I have recently started reading Dune by Frank Herbert. It is a fantastic book, as it is considered one of the best science fiction books of all time. I cannot choose just one single passage for the most vivid one. The book is so descriptive that in just a few chapters it feels like you know the characters and their predicament. The most important details are on what the characters are thinking. In italics the thoughts of the characters are displayed. Overall, I think anyone who likes sci-fi books would love this book.
As a person Randall Munroe does many similar things as done throughout the book he wrote. The story is all Q and A's that have been asked to him, via website.
When I started to research him more I understood why the book was written the way it was. When he had worked for NASA he would become bored and doodle comics as a way to pass the time. In his book, nearly every page has at least one picture, big or small, on it. Also being a scientific theorist he basically used all of his knowledge to write the book as a whole. Without him becoming an S.T. he would have never written the book. The book shows the reader how certain scenarios would play out, and just how vast Randall Munroe's knowledge of science really is.
To put it simply, the book is Randall Munroe's life. He does the research for a living anyways. His job was to describe theoretical scientific problems which is what this book does, very well.
Originally published at midureads.wordpress.com on March 12, 2018.
Find my review here
I love reading books by this author because they portray human interaction in all its forms. They bring out what most of us would prefer that it remained hidden the darkest corners of her hearts. The stories show how people are capable of kindness in the unlikeliest of situations. But they also show what we’d do when we think no one is watching. With issues like the mistreatment of transgenders, child rape, and oppression of women, these stories hit you like a sledgehammer. You realize there is nothing fictional about her fiction. This story is no different. It deals with the fragmentation of a person’s psyche after returning home from a war. War breaks something inside you, no matter which side you are on.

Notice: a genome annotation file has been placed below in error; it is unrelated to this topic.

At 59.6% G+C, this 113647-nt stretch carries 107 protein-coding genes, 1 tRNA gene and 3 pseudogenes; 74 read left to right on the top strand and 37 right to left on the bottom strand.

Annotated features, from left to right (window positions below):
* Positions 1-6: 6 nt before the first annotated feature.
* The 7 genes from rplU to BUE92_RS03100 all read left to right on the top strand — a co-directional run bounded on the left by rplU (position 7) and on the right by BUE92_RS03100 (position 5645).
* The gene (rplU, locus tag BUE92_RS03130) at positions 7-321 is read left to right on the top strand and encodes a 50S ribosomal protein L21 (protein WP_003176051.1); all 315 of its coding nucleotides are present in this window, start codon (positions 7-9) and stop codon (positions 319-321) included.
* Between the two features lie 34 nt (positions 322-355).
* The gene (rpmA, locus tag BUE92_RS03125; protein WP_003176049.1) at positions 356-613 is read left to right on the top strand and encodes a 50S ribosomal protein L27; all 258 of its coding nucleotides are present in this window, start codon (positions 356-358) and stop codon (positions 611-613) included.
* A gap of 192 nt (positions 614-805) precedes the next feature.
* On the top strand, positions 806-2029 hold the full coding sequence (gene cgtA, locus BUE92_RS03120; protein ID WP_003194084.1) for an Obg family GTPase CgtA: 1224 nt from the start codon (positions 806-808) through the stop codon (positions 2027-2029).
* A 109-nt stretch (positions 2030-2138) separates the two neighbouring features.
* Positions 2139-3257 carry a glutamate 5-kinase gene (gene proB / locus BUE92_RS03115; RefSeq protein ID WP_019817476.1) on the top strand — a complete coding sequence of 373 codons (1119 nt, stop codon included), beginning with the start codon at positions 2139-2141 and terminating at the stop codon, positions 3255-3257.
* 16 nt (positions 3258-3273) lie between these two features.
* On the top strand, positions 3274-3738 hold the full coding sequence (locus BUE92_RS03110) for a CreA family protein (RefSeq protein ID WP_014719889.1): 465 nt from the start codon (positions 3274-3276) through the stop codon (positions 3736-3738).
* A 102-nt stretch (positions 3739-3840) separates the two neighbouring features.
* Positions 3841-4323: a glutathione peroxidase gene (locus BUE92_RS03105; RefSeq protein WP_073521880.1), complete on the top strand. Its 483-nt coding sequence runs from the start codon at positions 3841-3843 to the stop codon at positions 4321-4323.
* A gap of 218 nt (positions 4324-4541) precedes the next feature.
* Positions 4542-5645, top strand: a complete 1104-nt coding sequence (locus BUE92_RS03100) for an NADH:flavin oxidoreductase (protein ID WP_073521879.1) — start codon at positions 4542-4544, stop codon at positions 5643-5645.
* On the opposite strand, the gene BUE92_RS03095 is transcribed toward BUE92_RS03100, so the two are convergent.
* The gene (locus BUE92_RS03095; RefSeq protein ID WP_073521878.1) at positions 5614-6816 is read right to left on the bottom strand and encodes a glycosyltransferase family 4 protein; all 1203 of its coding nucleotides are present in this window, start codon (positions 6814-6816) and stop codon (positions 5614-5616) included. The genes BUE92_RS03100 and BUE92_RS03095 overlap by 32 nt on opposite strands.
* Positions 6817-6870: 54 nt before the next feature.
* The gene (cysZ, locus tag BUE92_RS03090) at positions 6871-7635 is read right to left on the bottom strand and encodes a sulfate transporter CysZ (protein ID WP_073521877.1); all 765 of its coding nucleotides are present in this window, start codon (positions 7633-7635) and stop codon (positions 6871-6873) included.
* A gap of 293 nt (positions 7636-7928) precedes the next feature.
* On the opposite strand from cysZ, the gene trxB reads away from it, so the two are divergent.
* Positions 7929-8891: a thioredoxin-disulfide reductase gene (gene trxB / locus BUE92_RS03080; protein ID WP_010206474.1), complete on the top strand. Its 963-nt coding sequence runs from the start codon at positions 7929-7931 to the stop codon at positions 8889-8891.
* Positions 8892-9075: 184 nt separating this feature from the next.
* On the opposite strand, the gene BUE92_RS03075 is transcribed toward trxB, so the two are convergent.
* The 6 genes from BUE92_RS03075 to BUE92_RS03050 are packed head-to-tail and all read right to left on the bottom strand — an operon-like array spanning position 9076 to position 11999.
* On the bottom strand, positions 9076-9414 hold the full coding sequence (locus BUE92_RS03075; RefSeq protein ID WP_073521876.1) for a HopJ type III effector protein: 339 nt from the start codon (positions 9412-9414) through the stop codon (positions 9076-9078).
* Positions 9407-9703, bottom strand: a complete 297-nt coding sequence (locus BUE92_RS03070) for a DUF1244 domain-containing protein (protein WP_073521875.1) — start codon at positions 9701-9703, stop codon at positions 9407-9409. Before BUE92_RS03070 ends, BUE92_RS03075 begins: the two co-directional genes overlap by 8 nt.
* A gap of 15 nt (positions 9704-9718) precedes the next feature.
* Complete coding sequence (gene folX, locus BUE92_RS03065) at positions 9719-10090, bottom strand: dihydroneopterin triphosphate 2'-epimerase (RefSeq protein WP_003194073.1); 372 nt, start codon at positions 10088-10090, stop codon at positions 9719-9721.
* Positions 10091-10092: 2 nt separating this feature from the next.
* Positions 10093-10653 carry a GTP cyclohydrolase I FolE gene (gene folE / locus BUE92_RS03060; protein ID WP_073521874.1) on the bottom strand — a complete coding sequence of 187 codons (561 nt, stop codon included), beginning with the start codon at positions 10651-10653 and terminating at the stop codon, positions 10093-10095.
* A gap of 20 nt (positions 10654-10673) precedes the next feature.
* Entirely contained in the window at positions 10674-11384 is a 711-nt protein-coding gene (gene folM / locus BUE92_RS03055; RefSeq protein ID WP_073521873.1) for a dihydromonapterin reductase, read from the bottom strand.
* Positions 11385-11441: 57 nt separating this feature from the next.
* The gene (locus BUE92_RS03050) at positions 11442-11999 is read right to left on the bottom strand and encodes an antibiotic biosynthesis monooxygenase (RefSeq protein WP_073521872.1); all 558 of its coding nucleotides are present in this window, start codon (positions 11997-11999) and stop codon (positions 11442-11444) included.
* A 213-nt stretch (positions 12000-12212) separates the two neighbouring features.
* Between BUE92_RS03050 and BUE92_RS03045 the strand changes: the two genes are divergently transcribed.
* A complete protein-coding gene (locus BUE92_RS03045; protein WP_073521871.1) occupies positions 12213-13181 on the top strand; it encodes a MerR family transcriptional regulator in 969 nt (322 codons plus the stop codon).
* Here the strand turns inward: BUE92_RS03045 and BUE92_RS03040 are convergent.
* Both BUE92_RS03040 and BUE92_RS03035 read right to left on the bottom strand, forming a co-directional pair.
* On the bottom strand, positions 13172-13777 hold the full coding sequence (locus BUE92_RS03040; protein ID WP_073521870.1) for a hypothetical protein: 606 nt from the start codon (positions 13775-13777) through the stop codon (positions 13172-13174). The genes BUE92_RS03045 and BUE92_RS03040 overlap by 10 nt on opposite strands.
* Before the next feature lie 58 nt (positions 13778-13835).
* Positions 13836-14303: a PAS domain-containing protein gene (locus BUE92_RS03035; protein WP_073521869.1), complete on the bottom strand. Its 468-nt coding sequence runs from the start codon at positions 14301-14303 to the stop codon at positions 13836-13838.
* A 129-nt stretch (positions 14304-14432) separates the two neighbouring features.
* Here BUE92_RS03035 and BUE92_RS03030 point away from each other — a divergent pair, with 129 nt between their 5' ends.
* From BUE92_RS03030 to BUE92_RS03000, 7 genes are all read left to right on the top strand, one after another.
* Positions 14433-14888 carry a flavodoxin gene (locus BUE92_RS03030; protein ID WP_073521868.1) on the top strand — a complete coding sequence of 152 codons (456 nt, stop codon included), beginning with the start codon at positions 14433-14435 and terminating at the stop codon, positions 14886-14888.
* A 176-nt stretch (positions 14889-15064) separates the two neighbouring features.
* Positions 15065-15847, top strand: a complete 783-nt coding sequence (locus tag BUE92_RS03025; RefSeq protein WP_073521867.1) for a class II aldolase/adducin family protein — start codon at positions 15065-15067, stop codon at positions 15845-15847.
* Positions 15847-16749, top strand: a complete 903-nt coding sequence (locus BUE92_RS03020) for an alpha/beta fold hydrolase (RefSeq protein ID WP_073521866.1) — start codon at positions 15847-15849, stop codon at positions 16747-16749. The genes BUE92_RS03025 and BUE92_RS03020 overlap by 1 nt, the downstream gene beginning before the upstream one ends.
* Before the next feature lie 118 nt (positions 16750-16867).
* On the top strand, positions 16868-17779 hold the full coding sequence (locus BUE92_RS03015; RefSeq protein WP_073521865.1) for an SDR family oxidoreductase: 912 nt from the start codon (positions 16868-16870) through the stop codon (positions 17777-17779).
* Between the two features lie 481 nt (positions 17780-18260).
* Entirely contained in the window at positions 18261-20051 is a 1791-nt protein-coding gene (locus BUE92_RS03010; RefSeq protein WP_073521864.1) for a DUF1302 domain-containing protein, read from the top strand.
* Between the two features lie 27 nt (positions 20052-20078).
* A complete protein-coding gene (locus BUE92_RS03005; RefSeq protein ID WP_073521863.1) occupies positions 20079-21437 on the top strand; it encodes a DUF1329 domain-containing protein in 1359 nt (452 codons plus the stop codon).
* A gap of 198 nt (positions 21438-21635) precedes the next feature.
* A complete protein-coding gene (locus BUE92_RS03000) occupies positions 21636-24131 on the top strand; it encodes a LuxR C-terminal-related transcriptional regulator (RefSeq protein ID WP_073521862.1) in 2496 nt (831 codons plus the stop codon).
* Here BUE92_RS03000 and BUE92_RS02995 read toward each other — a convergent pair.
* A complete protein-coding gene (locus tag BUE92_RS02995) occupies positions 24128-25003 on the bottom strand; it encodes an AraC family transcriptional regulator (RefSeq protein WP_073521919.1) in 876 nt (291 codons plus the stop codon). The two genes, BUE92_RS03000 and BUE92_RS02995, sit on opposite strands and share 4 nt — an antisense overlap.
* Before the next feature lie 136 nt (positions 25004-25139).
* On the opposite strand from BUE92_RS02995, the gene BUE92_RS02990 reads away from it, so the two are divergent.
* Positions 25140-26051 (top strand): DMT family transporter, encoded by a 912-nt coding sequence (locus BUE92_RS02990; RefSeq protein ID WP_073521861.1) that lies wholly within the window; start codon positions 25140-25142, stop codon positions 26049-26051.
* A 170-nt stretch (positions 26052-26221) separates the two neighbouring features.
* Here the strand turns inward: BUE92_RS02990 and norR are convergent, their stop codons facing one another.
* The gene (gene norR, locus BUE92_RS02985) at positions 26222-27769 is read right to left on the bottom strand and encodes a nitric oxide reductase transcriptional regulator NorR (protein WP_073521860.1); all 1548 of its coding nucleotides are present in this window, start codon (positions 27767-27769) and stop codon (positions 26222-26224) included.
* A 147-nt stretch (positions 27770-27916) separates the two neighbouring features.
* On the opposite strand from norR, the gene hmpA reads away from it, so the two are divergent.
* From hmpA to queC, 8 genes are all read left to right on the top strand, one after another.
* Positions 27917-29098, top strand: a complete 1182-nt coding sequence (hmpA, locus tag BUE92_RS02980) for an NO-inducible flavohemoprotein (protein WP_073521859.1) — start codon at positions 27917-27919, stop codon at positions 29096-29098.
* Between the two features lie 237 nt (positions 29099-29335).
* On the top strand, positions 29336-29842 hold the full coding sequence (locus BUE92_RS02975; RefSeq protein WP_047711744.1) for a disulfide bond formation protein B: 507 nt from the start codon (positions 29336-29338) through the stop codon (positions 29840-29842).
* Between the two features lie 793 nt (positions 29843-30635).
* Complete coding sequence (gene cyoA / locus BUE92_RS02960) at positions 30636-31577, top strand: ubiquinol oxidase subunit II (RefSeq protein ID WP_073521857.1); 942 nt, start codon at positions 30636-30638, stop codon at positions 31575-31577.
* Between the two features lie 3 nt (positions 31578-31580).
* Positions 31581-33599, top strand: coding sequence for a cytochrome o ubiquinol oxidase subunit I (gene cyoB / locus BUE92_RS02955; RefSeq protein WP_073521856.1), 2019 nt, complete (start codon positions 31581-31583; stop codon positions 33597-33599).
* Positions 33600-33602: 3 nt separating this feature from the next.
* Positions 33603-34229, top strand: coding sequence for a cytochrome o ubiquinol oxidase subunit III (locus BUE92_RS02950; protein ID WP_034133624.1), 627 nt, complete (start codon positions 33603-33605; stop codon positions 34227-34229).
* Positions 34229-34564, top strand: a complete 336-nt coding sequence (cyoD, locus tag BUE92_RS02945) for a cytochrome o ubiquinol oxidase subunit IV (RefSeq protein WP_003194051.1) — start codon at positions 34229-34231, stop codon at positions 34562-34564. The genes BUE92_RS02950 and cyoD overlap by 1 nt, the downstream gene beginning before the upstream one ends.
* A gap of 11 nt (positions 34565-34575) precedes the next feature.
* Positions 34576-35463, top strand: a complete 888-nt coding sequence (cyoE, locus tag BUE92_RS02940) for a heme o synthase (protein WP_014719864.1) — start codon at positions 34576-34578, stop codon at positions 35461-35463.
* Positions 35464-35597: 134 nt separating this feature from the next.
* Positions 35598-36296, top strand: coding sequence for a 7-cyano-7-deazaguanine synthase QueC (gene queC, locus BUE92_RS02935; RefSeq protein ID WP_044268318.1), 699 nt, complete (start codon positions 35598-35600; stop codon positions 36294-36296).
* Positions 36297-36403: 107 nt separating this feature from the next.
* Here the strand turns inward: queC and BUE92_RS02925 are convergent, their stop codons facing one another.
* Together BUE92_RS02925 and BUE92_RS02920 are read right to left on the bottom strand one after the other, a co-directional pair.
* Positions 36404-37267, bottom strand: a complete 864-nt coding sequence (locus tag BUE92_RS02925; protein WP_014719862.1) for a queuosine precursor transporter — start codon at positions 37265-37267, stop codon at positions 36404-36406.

Really fun book!
I don’t remember much about this one but the fact that it makes fun of everything that has become cliché in epic fantasy.
Sedaris books are funny af.
An old review:
Loved this book!
the book is about people belonging to a city that is the first line of defense for humans. If the werewolves ever tried to take over the human empire, this would be where the first battle would take place. Naturally, the people living in such a place have to be extraordinary-always alert and ready to defend. Add to that a king who would do anything to ensure his people’s survival and warriors who worship him. Could it be more awesome?Yes, it can. The king not only wants to win every war, he also plans to make the werewolves fear him and his warriors. The tricks and maneuvers that the king uses to instill fear in the werewolves are just.. wow! Then there is Cada Varl- the coolest immortal you’ll ever read about. He’s the best and yet he never gloats but just goes on being his rockin’ self! And of course, the 6 Helluvan warriors (poor 7th best warrior) were just that..one helluva adventure!
I got this book for free from Making Connections to read and review:
I started the book and almost gave up right then. Not only did it start slow-but then Shaun of the Dead did too-it also had a lot of jargon and big nerdy words that I couldn’t get at all. And the first mention of Router wasn’t all that, either. Then the book picked up its pace and proved me wrong. Zombies, Pirates, Ninjas, Nerds, Smart-mouthed women..the story had everything! And it was exactly the right length. The humor was just my type and despite some (okay, many) references that I didn’t get, I loved it! Zombie fans, you just can’t miss this one!
Oh, I almost forgot “F**k you, High-C!”